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What Happened to the Trees at Camellia Court?

  • A ficus that was moved from the Camellia Court devleopment on Marengo Avenue to Ramona Convent Secondary School. Photo courtesy of Sister Kathleen Callaway.

  • Trees transplanted to the Ramona Convent Secondary School campus. Photo courtesy of Sister Kathleen Callaway.

  • Trees on the Camellia Court project site in 2017. Photo by Phoenix Tso.

  • Trees on the Camellia Court project site in 2017. Photo by Melissa Michelson.

  • What the Camellia Construction looks like at end of June 2019. Photo by Phoenix Tso.


Alhambra , CA United States

More than thirty trees, including a ficus that is more than 80 years old, have been moved from the Camellia Court development at 1428 S. Marengo Ave and transplanted to the grounds of the nearby Ramona Convent Secondary School.

The 30-plus trees include a number of crepe myrtles, said Sister Kathleen Callaway, president of Ramona Convent, in an email to the Alhambra Source.

These trees were transplanted to make way for a mixed-use development that will include 125 townhomes. The site was formerly a nursing home campus run by Episcopal Communities & Services. A skilled nursing facility called the Sunny View Care Center continues to operate on the property.

But some Alhambra activists are wondering what happened to the large number of trees that were previously at that location. After conducting a site inspection on June 14 due to multiple inquiries about the trees, city staff confirmed that four mature trees remain on the site, said Vanessa Reynoso, Deputy Director of Community Development, in an email to the Alhambra Source.

Three trees are located west of the chapel building, while one tree abuts the north side of the chapel area. The cluster of three trees include two Gold Medallions and one Tipu. The one north of the chapel is a Xylosoma tree.

Between the trees still standing on the project site, and the thirty or more that were transplanted to Ramona Convent, it’s not immediately clear what happened to around 230 trees from the site.

In several recent posts on Facebook from last week, the Marengo Avenue Water Brigade, a local activist group, criticized the City of Alhambra for allowing the apparent destruction of an undetermined number of trees on the site.

Melissa Michelson, the head of the Marengo Avenue Water Brigade, said Lennar Homes, the current developer of the site, violated an agreement she made with the previous owner and developer of the property to save 85 trees from the project site. She also said that Lennar failed to honor a plan to save 59 trees from the project site that was outlined in a tree salvage map that the previous developer, St. Clair Partners, presented to the City Council in 2017.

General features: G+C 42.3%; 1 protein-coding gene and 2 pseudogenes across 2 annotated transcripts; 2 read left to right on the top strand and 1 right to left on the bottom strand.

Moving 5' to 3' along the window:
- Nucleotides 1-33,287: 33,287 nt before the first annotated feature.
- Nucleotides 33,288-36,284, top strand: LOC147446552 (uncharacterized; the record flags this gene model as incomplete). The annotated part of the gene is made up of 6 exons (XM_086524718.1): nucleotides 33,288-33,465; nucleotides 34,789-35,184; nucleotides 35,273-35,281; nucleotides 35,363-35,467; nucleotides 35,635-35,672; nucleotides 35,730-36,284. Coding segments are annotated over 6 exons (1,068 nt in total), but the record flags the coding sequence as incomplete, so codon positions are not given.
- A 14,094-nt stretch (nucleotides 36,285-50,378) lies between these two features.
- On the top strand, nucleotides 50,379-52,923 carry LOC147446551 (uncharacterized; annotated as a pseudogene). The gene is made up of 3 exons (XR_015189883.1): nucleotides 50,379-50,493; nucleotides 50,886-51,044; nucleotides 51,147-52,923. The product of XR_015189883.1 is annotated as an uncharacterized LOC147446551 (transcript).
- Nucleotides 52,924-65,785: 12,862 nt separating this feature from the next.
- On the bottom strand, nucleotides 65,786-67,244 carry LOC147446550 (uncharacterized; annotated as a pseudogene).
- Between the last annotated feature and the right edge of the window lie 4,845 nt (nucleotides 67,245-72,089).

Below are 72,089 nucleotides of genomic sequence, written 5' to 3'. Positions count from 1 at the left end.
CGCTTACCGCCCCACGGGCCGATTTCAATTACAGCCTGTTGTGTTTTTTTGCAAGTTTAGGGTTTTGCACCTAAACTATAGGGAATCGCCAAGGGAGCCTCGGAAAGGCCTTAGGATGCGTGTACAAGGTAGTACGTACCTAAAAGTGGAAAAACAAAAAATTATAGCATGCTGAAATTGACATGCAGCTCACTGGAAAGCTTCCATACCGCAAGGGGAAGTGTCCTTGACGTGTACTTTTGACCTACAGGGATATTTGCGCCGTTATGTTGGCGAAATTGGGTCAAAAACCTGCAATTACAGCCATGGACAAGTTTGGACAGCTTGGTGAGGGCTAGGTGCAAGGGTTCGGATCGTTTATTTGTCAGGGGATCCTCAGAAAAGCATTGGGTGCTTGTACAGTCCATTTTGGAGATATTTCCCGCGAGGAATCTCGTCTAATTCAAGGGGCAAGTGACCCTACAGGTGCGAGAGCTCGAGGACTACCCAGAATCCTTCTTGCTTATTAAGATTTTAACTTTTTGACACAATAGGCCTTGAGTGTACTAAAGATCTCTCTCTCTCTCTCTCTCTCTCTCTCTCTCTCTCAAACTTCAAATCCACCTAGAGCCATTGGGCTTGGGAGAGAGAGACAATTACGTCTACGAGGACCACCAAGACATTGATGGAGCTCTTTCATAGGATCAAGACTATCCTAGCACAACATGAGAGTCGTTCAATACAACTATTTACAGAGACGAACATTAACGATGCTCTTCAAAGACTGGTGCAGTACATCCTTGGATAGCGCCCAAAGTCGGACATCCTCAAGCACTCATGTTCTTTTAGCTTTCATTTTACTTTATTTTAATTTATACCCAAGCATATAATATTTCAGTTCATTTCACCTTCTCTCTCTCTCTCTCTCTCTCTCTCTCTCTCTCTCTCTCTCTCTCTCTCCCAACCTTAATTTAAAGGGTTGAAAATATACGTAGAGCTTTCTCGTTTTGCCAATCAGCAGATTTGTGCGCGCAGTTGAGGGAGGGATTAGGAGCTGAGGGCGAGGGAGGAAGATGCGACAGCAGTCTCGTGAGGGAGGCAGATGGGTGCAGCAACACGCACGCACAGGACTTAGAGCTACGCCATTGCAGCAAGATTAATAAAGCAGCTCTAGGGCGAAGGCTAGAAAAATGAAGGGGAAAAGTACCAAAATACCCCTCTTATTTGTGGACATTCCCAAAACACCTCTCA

Michelson characterized this as a binding agreement with the city. Reynoso said that the map did not constitute such an agreement.

“The beautiful green urban forest oasis that was has now been reduced to a desert wasteland, soon to be built up with office buildings and luxury townhouses and subsumed into the surrounding grey concrete jungle that dominates the city of Alhambra,” she wrote, quoting Paul Padilla, another Marengo Avenue Water Brigade member.

Michelson spoke out about the tree issue during Monday’s Planning Commission hearing on a 45-unit office development at 801 E. Main St., criticizing the body for approving the project without requiring the developer to incorporate the landscape as it was into the new project.

Planning Commissioner Barbara Messina, who was serving on the City Council when the project was approved, replied to one of the Marengo Avenue Water Brigade’s Facebook post saying that since there was no tree protection ordinance governing private property trees at the time, the city had no authority to compel the developer to save those trees. She told the Alhambra Source that the city worked with the developer to save a historic church on the project site and to save as many trees as possible.